If there is any unusual swelling on the feet or legs, a doctor should be consulted. It is necessary to clarify the cause if locomotion is impaired or the body is tilted. If the existing footwear no longer fits or if gait insecurity occurs, there is cause for concern. A feeling of pressure in the leg, sensory disturbances or numbness of the skin should be presented to a doctor.
Changes in the appearance of the skin and discoloration of the skin are considered signs of existing diseases. These must be examined and treated. If everyday tasks can no longer be performed and participation in sporting activities or the usual leisure planning is no longer possible, a medical check-up is necessary.
If the symptoms increase or if the ulcer continues to spread, a doctor should be consulted immediately. If circulatory disorders occur, the extremities become very cold or warm and the frequency of movements is restricted. A doctor should be consulted.
In the event of emotional problems, behavioral problems or an increase in weight, it is also advisable to discuss the observations with a doctor. Changes in the odor and open wounds on feet and legs must be examined and treated. If pain in the legs persists for several days, it is necessary to clarify the symptoms.
In the case of foot and leg ulcers, the therapeutic measures are primarily aimed at eliminating the underlying causes. Venous leg ulcers are treated by improving the disturbed blood return by using compression bandages.
In addition, a leg ulcer should be treated with fibrinolytic ointments and / or antiseptic wound compresses for wound cleaning. As part of a surgical procedure, the varices tapering towards the leg ulcer can be removed or obliterated (sclerotherapy) in order to improve the blood flow. In the case of poorly healing venous foot and leg ulcers, drugs that promote cell growth are often used to accelerate wound healing.
In addition, electrotherapy with direct current and laser therapy with a bundled, electromagnetic beam of light promote cell growth and wound healing. If there is a bacterial infection in addition to the leg ulcer, antibiotics (antibiotic) therapy is usually recommended. In many cases a leg ulcer is accompanied by allergic contact eczema, which is treated locally with cortisone.
In addition, fly larvae that feed on the dead tissue can be used for bio-enzymatic wound cleaning. In addition, a bypass operation, during which the disturbed section of the blood vessel is bridged with the aid of a natural or artificial vein or artery piece to remove the circulatory disorder, can be indicated in the case of a leg ulcer.
Foot and leg ulcers can be prevented by taking measures to stimulate blood circulation, such as regular exercise, especially of the feet and legs while working on the computer. In addition, renouncing or restricting nicotine consumption reduces the risk of vascular diseases. Any excess weight should also be reduced in order to prevent foot and leg ulcers.
In the case of leg ulcers, the follow-up measures are usually very limited. First of all, the ulcer must be completely removed so that it cannot spread any further. For this reason, a very early diagnosis is necessary to prevent further complications and, in the worst case, the occurrence of a tumor.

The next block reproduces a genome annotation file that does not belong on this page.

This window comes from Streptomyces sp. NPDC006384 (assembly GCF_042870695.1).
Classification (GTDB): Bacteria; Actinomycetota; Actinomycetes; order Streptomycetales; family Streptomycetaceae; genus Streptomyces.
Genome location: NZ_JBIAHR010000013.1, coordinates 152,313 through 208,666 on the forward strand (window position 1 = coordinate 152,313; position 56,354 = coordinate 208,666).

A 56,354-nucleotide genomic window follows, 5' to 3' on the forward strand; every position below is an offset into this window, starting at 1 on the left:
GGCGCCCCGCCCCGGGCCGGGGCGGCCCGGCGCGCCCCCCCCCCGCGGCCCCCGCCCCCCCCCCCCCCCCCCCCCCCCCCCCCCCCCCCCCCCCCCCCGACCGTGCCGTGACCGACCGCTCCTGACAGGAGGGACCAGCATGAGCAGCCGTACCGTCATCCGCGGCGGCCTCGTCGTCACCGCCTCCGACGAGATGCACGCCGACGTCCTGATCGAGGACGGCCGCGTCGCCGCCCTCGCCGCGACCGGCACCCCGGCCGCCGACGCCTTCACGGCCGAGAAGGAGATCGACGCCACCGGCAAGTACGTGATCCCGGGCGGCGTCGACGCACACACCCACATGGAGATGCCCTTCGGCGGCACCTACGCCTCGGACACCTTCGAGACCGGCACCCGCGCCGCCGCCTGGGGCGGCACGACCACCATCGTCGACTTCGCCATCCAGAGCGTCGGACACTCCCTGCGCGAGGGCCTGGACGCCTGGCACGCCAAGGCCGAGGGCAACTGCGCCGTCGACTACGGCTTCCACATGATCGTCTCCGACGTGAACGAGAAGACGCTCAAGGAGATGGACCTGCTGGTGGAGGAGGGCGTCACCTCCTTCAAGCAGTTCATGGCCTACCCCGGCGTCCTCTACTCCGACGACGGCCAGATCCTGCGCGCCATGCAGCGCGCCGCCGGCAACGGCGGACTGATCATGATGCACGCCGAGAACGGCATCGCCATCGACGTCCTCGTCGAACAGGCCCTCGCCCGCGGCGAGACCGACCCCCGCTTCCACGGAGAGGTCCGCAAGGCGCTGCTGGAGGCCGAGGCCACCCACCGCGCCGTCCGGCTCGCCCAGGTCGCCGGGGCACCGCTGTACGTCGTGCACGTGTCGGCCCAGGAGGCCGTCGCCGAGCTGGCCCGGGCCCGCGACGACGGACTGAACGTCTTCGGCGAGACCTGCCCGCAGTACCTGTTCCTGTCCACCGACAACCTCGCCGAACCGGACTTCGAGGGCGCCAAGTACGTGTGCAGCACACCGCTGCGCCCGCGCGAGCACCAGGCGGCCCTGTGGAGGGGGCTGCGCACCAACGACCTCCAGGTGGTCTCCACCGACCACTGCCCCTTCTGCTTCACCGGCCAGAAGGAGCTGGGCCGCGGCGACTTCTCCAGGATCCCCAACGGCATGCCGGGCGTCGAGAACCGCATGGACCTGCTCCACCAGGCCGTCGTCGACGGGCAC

The leg ulcer should therefore be examined and treated by a doctor as soon as the first symptoms appear. In most cases, those affected with leg ulcers are dependent on surgery. Bed rest should be kept for several days after the procedure so as not to put unnecessary strain on the body. Above all, the legs and feet should be rested and not unnecessarily strained, so as not to slow down wound healing.
Wearing compression stockings can also alleviate the symptoms of leg ulcers. These should be worn regularly. In some cases, physical therapy measures are also necessary to restore movement. Some exercises can also be carried out by the patient himself in their own home. Whether the leg ulcer will lead to a reduced life expectancy cannot be predicted universally.
Foot ulcers and leg ulcers must be treated properly by the doctor to prevent progression and complications. As a support, compresses with diluted marigold extract or arnica tincture can promote healing; in some cases, treatment with medicinal honey can be successful.
During the healing phase, the affected leg should be raised as often as possible. However, exercise is extremely important in order to stimulate blood circulation. This applies both during treatment and after the ulcer has healed to prevent relapse.
In particular, long periods of sitting and standing inhibit the unimpeded flow of blood in the legs, so regular breaks in movement and changes of position are advisable. Great emphasis should be placed on comfortable, non-restrictive footwear, phases of rest can be used to raise the legs. Hot tub baths and long sunbathing are not beneficial for the health of the leg veins, whereas cold showers stimulate blood circulation.
Continuing the compression therapy prescribed by the doctor can significantly reduce the risk of relapse - it is also important to eliminate risk factors such as obesity and smoking. Improper foot care often leads to small injuries, from which a leg ulcer develops. Diabetics in particular should therefore prefer professional medical foot care and also ensure that their blood sugar levels are well adjusted. Medical care for small wounds can often prevent ulcers from developing.